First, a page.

I’m giving away a copy of Thirsty by Tracey Bateman! See details at the end of this post.
I felt like cheering when I heard that Tracey Bateman was writing a vampire novel for a Christian audience. With the recent surge in popularity of all things blood-sucking (well, maybe not mosquitoes), I was hoping a Christian publisher would see the value in exploring the depths of metaphor within vampire lore.
Let me take a step back for a second and say that my love for finding symbolism within legends, myths, and ghost stories is rooted in my highschool discovery of Bram Stoker’s Dracula and Mary Shelley’s Frankenstein. Contrary to pop culture treatment of these Halloween monsters, the actual literary works dealt with heavy themes of good and evil, mankind’s thirst for power, and God’s ultimate control.
I’ve pretty much been enamored with the vehicles of metaphor ever since. I probably drove my college professors nuts with my endless interpretations of symbolism in the driest and most straight-forward of texts. Apparently, my physics professor didn’t want to hear my extrapolated thoughts on Newton’s Laws of Motion.
I’ve learned to chain my inner allegory addict when I’m around science-y types, but I’m pretty sure none of them read my blog, so I should be safe as I applaud the exquisite use of metaphor in Thirsty.
In my opinion, Thirsty is a dead-on (notice I didn’t say undead-on) example of how and why we can, and should, use a vampire character to bring scope and breadth to the theme of a Christian book.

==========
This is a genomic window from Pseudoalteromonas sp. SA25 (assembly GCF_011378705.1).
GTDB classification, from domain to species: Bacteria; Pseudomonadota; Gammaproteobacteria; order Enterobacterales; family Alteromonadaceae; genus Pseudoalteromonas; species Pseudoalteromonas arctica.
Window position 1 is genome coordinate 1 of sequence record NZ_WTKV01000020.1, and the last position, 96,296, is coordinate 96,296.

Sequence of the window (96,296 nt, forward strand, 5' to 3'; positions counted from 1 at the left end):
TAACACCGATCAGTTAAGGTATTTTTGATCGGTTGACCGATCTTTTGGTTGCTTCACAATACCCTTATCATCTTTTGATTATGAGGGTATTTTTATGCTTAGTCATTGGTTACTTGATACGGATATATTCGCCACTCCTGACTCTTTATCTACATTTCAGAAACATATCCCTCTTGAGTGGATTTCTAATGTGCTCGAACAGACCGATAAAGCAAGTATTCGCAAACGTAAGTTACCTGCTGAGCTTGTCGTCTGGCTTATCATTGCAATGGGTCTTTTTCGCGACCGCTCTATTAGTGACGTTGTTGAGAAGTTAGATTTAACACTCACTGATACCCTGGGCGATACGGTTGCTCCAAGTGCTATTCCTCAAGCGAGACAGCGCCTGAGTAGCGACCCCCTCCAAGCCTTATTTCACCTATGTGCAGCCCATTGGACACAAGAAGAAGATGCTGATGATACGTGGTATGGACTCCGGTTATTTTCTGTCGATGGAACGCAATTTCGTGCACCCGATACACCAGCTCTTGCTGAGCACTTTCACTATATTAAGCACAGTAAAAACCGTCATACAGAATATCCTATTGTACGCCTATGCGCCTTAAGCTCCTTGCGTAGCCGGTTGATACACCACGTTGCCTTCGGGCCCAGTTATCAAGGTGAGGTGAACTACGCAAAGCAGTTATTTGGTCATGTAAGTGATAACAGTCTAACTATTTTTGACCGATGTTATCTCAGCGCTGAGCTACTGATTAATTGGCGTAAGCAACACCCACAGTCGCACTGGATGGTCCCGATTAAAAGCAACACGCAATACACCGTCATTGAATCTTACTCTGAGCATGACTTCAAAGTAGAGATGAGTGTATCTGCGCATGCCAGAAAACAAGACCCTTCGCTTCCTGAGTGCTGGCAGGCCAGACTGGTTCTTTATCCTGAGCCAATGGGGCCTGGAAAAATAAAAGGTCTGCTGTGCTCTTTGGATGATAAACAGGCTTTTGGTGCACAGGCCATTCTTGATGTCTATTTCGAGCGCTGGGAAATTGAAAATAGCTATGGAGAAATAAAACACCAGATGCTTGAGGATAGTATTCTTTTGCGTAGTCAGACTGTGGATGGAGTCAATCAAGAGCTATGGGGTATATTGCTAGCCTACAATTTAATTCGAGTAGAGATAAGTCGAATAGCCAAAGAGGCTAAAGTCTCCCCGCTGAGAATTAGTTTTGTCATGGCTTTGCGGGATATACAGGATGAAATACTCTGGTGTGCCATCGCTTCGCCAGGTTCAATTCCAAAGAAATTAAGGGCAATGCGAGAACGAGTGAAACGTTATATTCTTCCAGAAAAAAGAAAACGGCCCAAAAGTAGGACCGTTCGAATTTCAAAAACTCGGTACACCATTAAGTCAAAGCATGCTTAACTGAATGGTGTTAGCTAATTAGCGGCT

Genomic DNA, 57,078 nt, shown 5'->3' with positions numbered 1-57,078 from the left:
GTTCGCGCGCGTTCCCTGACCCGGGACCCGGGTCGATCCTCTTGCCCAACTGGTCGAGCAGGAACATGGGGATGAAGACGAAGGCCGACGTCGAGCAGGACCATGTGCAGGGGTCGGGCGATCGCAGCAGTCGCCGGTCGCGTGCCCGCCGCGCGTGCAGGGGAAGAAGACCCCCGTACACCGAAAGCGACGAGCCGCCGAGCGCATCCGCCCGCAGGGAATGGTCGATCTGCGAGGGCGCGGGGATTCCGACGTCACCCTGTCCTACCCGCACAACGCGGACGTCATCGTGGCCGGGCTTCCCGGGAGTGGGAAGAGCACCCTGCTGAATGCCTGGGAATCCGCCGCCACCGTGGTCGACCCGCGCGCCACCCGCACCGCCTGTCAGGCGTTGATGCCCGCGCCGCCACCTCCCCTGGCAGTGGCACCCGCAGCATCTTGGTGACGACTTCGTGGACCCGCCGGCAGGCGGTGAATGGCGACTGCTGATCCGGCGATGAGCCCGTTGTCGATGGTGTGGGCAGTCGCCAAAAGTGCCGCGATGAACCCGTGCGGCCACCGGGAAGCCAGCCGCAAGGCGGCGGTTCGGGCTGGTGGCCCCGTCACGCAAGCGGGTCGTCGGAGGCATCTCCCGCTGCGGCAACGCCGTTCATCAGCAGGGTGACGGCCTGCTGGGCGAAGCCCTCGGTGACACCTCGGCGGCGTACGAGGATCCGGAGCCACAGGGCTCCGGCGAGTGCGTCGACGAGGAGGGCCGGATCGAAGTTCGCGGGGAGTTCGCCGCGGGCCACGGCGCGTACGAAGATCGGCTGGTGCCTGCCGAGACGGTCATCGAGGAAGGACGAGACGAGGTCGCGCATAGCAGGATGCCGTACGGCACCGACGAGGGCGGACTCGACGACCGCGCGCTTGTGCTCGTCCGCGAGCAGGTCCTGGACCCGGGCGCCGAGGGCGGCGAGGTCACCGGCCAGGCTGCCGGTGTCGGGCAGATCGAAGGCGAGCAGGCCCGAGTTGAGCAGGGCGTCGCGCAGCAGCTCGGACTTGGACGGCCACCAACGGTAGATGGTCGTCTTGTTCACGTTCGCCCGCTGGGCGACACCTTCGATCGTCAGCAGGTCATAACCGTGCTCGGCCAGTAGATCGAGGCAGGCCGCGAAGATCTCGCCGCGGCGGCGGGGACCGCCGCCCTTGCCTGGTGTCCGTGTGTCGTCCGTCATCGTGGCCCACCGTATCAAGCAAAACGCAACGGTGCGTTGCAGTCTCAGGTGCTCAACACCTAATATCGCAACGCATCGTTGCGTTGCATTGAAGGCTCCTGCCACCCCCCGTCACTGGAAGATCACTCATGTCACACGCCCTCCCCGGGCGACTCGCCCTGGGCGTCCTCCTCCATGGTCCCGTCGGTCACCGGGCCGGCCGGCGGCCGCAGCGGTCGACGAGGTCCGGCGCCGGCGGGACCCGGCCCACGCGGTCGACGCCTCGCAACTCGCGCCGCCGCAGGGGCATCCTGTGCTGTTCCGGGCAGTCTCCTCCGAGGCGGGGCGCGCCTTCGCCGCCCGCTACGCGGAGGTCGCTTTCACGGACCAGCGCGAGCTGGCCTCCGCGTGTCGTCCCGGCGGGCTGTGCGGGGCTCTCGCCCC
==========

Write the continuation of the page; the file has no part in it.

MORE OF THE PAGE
Nina Parker, the protagonist in Thirsty, is a recovering alcoholic. Her addiction has destroyed her marriage and her relationships with her family, and now she’s forced to move back to her hometown. But something other than Nina’s personal demons haunts Abbey Hills, Missouri. As the origins of Nina’s curse surface, she struggles to navigate her new path of sobriety while piecing her life back together.
Nina’s striking neighbor offers support, friendship, and the possibility of new love, but something about Marcus is unsettling, alien, or maybe all too familiar. As their friendship grows, Marcus recounts the story of another family curse, couched in local legend, that bears an alarming similarity to Nina’s own destructive legacy.
As two obsessions collide, Nina and her daughter, Meagan, are caught in a very real nightmare. Desire and addiction threaten to consume Nina’s existence as she takes step by tenuous step toward the only true source of strength.
Thirsty is a satisfying and, yes, uplifting read. I think no one is immune to the call of addiction in some form or other. If we’re honest, we’ll see shades of ourselves in Nina’s story. But we’ll also see grace and strength for the battle.
The visionary folks at Waterbrook graciously provided me with a copy of Thirsty to give away. Leave me a comment and tell me your favorite vampire or monster story or your favorite character in one of those stories. I’ll draw a name on Friday, March 19th.
My favorite vamp has got to be the charismatic and ever-searching Lestat from Anne Rice’s The Vampire Chronicles.